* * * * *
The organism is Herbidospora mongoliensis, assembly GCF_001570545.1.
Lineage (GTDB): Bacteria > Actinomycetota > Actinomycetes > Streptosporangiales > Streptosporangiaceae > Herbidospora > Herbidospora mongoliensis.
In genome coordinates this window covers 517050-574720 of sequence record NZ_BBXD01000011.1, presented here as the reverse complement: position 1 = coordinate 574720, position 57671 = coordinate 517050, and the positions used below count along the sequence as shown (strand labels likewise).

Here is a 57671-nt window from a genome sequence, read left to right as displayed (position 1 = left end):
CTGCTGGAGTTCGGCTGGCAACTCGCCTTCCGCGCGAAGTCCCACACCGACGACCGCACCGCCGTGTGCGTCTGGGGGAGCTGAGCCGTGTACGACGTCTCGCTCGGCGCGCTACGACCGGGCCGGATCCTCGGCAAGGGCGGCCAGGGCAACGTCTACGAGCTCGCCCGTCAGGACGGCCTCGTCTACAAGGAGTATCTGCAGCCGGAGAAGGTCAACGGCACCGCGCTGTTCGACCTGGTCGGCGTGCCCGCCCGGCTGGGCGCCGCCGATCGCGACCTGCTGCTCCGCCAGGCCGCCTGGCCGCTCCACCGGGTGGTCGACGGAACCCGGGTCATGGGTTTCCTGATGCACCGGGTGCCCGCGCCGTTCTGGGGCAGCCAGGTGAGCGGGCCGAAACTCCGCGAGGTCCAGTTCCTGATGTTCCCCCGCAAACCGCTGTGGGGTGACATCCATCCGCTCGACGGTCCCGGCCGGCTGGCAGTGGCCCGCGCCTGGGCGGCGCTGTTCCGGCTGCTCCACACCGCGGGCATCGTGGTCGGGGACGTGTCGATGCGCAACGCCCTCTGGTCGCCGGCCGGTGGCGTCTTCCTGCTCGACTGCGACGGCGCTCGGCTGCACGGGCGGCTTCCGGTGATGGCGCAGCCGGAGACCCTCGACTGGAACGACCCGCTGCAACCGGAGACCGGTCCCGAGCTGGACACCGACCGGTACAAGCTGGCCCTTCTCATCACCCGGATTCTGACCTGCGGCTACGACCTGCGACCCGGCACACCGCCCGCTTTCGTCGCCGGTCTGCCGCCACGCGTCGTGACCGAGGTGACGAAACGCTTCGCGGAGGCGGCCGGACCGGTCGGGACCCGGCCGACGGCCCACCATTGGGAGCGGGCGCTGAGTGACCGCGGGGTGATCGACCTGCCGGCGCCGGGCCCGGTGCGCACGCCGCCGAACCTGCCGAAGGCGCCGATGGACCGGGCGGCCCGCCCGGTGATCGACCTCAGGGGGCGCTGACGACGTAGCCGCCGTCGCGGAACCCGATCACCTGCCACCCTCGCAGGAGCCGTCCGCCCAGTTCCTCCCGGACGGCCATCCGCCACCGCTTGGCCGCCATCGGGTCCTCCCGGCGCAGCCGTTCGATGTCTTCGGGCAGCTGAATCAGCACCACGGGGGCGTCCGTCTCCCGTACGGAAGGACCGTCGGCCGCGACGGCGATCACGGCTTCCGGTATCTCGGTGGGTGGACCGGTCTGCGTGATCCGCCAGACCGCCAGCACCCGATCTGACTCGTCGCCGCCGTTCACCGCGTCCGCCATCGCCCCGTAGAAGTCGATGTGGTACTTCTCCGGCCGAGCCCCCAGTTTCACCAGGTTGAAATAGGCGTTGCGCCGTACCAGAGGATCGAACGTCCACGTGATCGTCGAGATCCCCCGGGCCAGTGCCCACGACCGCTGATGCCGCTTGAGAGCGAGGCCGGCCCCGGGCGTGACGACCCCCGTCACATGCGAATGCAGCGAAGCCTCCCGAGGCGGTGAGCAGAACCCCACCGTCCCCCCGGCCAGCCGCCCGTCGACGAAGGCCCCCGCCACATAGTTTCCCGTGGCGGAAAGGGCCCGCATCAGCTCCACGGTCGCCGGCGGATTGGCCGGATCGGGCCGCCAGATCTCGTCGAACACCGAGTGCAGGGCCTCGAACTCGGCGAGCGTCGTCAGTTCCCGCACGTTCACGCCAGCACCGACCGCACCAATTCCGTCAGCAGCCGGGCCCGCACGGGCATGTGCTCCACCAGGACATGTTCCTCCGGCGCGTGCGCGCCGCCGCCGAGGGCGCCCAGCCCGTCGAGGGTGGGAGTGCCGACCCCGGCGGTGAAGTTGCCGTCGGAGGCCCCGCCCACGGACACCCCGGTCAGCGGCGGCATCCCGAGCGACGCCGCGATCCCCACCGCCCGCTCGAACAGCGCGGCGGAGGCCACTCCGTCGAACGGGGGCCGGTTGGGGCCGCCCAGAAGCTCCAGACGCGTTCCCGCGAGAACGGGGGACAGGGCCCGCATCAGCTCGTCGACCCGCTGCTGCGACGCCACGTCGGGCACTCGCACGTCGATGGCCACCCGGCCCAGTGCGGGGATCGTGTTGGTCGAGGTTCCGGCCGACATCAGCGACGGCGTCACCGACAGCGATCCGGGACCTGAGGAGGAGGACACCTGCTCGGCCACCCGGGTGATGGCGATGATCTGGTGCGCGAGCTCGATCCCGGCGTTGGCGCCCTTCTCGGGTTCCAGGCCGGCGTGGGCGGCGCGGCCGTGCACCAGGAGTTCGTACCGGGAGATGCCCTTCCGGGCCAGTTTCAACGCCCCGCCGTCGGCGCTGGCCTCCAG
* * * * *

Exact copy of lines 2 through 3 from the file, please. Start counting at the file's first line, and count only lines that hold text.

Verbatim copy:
Lineage (GTDB): Bacteria > Actinomycetota > Actinomycetes > Streptosporangiales > Streptosporangiaceae > Herbidospora > Herbidospora mongoliensis.
In genome coordinates this window covers 517050-574720 of sequence record NZ_BBXD01000011.1, presented here as the reverse complement: position 1 = coordinate 574720, position 57671 = coordinate 517050, and the positions used below count along the sequence as shown (strand labels likewise).